7. I am so enjoying these pictures and the story behind them. You write a great travelogue Adrian :) The waterfall images are magnificent, but so is the pink sky in the first one. I love your work in Cornwall, but am beginning to think that your Icelandic photography is your best so far. More please… :-D

    March 22, 2015 at 6:36 pm

    • Thank you Jude. I’ve loved taking pictures in Iceland and it always helps to enjoy what you’re photographing I think. It’s the same with the Cornish landscape, I couldn’t be happier than when I’m out there taking pictures. I’ve plenty more to come.. :-)

      March 22, 2015 at 7:16 pm

  8. Adrian – these are breathtakingly beautiful! Iceland is a fairy country, and akureyri I remember as very nice. And I agree with you on Godafoss – it’s even more a feast to the eye frozen. I love the horses standing in the snowy landscape – they are so sturdy and natural. We have a lot of them in Sweden as well.
    Your photos truly speak of returning wintertime!

    March 22, 2015 at 6:38 pm

    • Thank you Anne Christine. Iceland is so very beautiful and not having snow here in the UK now, it was lovely to experience so much of it. I would love to visit Sweeden on day too. The ponies are lovely placid creatures and so friendly.

      March 22, 2015 at 7:12 pm

      • Easy riding too, these horses. If you ever plan to go to Sweden – don’t hesitate to contact me!

        March 22, 2015 at 7:18 pm

      • I’ll definitely give you a call, it’d be a pleasure to meet you! I understand the ponies are very adept at giving a very smooth ride, such that you could quite comfortably sip a glass of wine perhaps whilst riding along. :-)

        March 22, 2015 at 8:08 pm

      • He, he, well…I don’t know about that…Their special gait called “tölt” is something you have to get used to. But with a steady hand…the sipping might work!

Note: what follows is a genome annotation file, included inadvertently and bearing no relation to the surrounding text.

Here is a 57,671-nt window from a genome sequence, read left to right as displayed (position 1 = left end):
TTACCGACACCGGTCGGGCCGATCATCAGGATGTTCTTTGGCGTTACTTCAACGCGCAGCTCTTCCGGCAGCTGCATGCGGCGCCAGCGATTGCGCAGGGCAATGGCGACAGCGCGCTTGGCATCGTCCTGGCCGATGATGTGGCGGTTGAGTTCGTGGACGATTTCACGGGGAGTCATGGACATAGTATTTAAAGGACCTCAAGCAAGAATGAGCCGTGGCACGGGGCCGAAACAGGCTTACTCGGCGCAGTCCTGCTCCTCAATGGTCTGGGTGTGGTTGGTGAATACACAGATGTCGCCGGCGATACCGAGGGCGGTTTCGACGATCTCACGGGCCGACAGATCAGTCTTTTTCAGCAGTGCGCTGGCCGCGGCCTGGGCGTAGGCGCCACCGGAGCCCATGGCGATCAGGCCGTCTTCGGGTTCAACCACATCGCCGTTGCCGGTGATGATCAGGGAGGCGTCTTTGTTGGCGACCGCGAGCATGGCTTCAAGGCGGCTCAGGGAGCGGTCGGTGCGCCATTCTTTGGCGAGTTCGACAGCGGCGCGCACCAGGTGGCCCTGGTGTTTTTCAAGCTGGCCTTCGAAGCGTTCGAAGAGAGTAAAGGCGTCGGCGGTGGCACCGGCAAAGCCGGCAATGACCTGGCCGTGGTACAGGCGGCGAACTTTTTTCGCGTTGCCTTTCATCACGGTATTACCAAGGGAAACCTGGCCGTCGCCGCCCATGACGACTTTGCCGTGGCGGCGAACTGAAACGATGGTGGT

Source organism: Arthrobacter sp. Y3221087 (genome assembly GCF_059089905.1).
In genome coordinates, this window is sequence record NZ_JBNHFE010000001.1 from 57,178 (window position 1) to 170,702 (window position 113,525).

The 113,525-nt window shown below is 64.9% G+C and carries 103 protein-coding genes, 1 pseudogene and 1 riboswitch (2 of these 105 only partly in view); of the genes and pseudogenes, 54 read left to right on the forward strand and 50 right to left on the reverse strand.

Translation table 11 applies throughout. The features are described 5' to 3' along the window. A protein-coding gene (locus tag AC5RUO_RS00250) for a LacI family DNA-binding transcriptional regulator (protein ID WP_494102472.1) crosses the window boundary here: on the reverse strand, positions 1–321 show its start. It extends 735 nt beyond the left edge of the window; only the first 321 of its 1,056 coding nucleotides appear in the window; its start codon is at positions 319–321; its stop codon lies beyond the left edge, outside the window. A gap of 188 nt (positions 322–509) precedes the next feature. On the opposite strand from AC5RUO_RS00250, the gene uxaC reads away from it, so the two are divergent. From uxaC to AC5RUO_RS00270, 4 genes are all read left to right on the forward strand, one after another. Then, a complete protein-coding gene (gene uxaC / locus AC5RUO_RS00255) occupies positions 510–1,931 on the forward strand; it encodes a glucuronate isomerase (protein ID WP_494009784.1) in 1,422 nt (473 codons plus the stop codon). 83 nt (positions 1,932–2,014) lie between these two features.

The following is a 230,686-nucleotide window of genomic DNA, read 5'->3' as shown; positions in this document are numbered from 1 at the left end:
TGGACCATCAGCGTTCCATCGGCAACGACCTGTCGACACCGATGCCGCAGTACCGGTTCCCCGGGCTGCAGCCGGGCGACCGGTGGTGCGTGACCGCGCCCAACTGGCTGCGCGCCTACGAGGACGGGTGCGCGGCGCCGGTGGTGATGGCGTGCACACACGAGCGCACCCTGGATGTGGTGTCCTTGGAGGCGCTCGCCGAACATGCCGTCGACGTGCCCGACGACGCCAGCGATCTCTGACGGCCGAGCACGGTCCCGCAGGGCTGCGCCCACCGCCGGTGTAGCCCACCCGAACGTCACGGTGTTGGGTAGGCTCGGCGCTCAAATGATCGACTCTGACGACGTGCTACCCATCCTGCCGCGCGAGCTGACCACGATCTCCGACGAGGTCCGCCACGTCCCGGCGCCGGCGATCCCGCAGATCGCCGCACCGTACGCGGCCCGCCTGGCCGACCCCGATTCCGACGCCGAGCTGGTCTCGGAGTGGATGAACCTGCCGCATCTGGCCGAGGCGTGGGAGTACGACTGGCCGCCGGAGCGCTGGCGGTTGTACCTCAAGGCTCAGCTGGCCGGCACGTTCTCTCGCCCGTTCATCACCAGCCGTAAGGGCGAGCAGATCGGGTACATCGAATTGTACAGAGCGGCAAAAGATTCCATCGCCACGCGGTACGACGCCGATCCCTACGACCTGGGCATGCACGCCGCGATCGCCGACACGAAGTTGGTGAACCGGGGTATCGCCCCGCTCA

I’d love to see you as well!

        March 22, 2015 at 8:12 pm

      • :-)

        March 22, 2015 at 8:16 pm

  9. Powerful waterfall. I can hear it roar from your photos.

    March 22, 2015 at 6:44 pm

    • Thank you! :-)

      March 22, 2015 at 7:04 pm

  10. Wow. I love it

    March 22, 2015 at 7:11 pm

    • Thank you Rajiv! :-)

      March 22, 2015 at 7:16 pm

  11. amazing pictures of a waterfall !!!

    March 22, 2015 at 7:17 pm

    • Thank you Gwennie! :-)

      March 22, 2015 at 8:03 pm

  12. poppytump

    These really are magnificent photographs ChillB … love the close ups and the ponies … look at them .. the slightest encouragement and they’d have been trotting over . Imagine the temperatures there had to have been for days to freeze such a powerful waterfall as Godafoss .. well … we needn’t imagine we know Lol …
    You describe the driving conditions so well … thank heavens we had those Jeeps ! Looking at these from the comfort of my sofa I can hardly believe it was barely two weeks ago :-)

    March 22, 2015 at 7:37 pm

    • It doesn’t seem possible does it Poppy, such a short time ago. It feels a lot longer somehow. So far removed from those blizzards, enjoying such lovely spring weather that we are. I’ve been checking the road conditions and they are still the same in Iceland. I really enjoyed the winter landscape and would go back again at this time of year despite the challenging conditions. I think I might just be a little more adventurous.. ;-)

      March 22, 2015 at 8:13 pm

  13. Sue

    Love the colours of the sky in that first image, and those images of the waterfall are truly stunning! You certainly had some challenges with driving….

    March 22, 2015 at 8:41 pm

    • Thank you Sue. The driving was indeed challenging. I gainded a lot of new skills, driving in those conditions. :-)

      March 22, 2015 at 9:07 pm